You may also have more than one goal that you wish to track, but you can only have one primary goal.Only one will decide if this test was a success or not.
Demo: Learn how to define your experiment within Sitefinity in the segment below from my presentation at ProgressNEXT 2019.
Once we have defined our test, we are brought back to our page and are ready to optimize. Before we start, we need to be sure we are on the correct version of that page. There is a little checkbox on the A/B test drop down menu to confirm which version you are on.
Now that you are on your variation, all you need to do is edit the page just as you would any other page. Select Edit on the widget you wish to change and start making your optimizations.
Once you have made your edits, be sure to save the page. Before you publish and start your experiment, preview and check to make sure the page looks and functions as you intended. You can do this by selecting the preview link on the top of the page. A preview page will then open in a new tab for you to review.
I highly recommend testing this out on various browsers and devices to make sure it looks the way you want it to, and that it clicks through properly.
Now we are ready to publish. Not only do we need to publish our version of the page, but we need to also start the test. To do so, simply drop down that A/B test menu again and click on the green “Start test” button. The hard part is done, now we let it run.
Demo: Below, watch how easy it is to create an the optimization in Siteifnity, in this segment of my presentation from ProgressNEXT 2019.
One of the other great things about having A/B testing functionality right inside your CMS is that we can access the results right from within as well. Now there are two ways of checking the results. The first way is to select the results link next to the A/B test from the pages menu. This will link you right into the A/B testing results section of Sitefinity Insight.
The other way to view the results is from the A/B testing menu.
From here, all we need to do is click on the little graph in the results section, and this will bring us directly into the results within Sitefinity Insight.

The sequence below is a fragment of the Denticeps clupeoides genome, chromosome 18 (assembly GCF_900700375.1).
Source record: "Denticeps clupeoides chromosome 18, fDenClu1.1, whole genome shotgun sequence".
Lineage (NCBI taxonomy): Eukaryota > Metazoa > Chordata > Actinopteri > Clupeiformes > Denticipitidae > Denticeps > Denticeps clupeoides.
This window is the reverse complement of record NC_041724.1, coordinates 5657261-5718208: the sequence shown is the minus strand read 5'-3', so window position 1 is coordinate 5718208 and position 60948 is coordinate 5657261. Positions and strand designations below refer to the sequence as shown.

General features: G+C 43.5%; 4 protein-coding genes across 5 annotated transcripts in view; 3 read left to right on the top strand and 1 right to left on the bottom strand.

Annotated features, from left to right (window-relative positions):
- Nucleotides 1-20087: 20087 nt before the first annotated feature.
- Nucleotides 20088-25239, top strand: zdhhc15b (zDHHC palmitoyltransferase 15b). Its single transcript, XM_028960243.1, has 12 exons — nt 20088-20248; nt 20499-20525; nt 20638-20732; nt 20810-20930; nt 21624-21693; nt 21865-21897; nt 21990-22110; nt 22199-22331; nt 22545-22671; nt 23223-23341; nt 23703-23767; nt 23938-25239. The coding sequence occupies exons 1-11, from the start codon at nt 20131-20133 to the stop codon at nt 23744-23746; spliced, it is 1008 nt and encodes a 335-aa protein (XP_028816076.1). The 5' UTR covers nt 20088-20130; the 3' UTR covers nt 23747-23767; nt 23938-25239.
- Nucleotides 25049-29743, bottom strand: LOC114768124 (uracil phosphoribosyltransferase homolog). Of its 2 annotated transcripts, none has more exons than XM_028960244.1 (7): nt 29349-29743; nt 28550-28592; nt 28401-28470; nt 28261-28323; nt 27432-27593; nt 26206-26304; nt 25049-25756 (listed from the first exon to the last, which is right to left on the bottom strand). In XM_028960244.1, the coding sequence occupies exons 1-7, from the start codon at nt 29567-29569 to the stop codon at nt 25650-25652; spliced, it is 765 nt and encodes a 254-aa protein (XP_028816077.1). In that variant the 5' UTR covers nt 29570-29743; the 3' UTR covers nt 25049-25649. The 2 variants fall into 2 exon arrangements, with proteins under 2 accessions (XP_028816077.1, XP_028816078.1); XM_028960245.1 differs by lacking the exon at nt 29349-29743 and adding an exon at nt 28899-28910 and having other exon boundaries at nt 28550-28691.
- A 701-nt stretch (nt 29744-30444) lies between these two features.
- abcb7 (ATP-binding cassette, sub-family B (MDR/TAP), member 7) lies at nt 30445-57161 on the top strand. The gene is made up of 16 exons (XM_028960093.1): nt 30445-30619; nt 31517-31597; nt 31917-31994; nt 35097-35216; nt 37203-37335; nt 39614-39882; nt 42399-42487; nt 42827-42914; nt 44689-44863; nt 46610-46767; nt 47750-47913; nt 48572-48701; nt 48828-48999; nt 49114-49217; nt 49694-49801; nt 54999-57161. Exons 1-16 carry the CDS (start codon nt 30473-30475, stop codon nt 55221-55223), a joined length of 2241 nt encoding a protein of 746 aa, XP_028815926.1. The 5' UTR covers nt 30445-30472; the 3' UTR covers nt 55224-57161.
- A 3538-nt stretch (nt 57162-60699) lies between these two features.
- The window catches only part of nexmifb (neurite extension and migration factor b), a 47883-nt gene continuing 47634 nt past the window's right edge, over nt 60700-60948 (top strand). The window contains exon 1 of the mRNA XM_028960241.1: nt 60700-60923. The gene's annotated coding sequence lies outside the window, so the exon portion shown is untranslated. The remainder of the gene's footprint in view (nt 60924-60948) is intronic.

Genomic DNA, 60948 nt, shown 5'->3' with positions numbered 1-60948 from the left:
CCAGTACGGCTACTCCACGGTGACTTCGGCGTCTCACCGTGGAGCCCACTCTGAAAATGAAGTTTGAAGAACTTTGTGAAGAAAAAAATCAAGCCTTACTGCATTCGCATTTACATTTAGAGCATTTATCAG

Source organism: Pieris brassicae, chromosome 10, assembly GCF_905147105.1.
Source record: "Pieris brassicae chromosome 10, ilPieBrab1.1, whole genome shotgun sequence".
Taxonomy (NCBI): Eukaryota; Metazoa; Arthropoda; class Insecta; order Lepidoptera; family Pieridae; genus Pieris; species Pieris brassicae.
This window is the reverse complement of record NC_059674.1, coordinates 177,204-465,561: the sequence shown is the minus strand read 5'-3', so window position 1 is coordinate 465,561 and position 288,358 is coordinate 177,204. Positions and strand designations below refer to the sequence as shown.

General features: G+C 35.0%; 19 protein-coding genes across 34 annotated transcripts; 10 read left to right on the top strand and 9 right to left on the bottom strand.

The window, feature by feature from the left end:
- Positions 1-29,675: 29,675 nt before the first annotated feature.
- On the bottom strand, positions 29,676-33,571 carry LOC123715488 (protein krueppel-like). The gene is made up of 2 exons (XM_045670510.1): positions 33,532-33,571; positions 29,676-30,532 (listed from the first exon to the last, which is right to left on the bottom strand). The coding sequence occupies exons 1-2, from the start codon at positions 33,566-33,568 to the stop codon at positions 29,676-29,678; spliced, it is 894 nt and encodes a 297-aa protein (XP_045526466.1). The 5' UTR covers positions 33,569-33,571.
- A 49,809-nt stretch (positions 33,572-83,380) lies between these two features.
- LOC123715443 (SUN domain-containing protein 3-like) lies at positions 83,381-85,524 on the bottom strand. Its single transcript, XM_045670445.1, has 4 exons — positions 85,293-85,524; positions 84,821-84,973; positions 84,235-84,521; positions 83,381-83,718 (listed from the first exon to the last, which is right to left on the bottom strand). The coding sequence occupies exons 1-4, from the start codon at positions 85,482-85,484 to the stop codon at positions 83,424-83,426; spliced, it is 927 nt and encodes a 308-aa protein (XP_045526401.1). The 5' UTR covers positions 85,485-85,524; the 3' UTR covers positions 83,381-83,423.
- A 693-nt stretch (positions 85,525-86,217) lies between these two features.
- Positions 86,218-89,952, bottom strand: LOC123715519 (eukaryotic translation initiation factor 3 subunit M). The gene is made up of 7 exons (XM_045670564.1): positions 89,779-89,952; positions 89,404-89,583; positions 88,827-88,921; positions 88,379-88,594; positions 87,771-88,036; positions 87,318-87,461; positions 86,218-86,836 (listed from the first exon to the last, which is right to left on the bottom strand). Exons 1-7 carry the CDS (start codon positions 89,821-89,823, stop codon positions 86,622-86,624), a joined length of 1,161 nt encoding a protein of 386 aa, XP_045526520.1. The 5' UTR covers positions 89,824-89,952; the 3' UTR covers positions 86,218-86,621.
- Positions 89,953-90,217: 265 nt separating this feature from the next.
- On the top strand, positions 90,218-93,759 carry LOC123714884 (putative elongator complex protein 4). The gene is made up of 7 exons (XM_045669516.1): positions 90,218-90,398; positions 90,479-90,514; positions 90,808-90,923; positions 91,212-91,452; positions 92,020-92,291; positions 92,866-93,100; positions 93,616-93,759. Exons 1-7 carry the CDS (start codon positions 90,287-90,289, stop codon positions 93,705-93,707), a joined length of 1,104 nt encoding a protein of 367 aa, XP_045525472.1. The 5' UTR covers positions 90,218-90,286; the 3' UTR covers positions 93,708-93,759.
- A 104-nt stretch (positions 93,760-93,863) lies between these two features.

Once an experiment reaches statistical significance, Sitefinity Insight will award a winner, highlighted in green.
Not only will the results show you which variation is the winner, but also how long it has run for, the number of visitors who were in your experiment as well as details on the goals completed: goal completion rate, goal completions, visitors, improvement against the baseline, and finally a statistical significance rating of high or low. If it is above 95% significance, you will get a high rating, if under 95% you will get a low rating.
Once your test ends—not just stops, but ends—you have the choice to either select a version that you would like to deploy as the new version or make one of the versions a draft from which to build.
Congratulations... you ran your first A/B test!
Demo: See how easily you an access your results in Sitefinity Insight directly from Sitefinity in this segment of my presentation at ProgressNEXT 2019.
Don’t stop there! You are just getting started. There is a wealth of experiments you can run. Analyze those results. Turn your insights into a new hypothesis and keep on testing.
Be on the lookout for my next post on Conversion Rate Optimization (CRO) best practices I've learned along the way.
Megan Gouveia is a Sr. Digital Marketing Manager at Progress Software. She has spent the past 10+ years managing large-scale website initiatives to improve the overall user experience and increase lead generation. Recently, she has turned her focus to personalization and optimization, delivering data-driven custom experiences for each visitor to the website.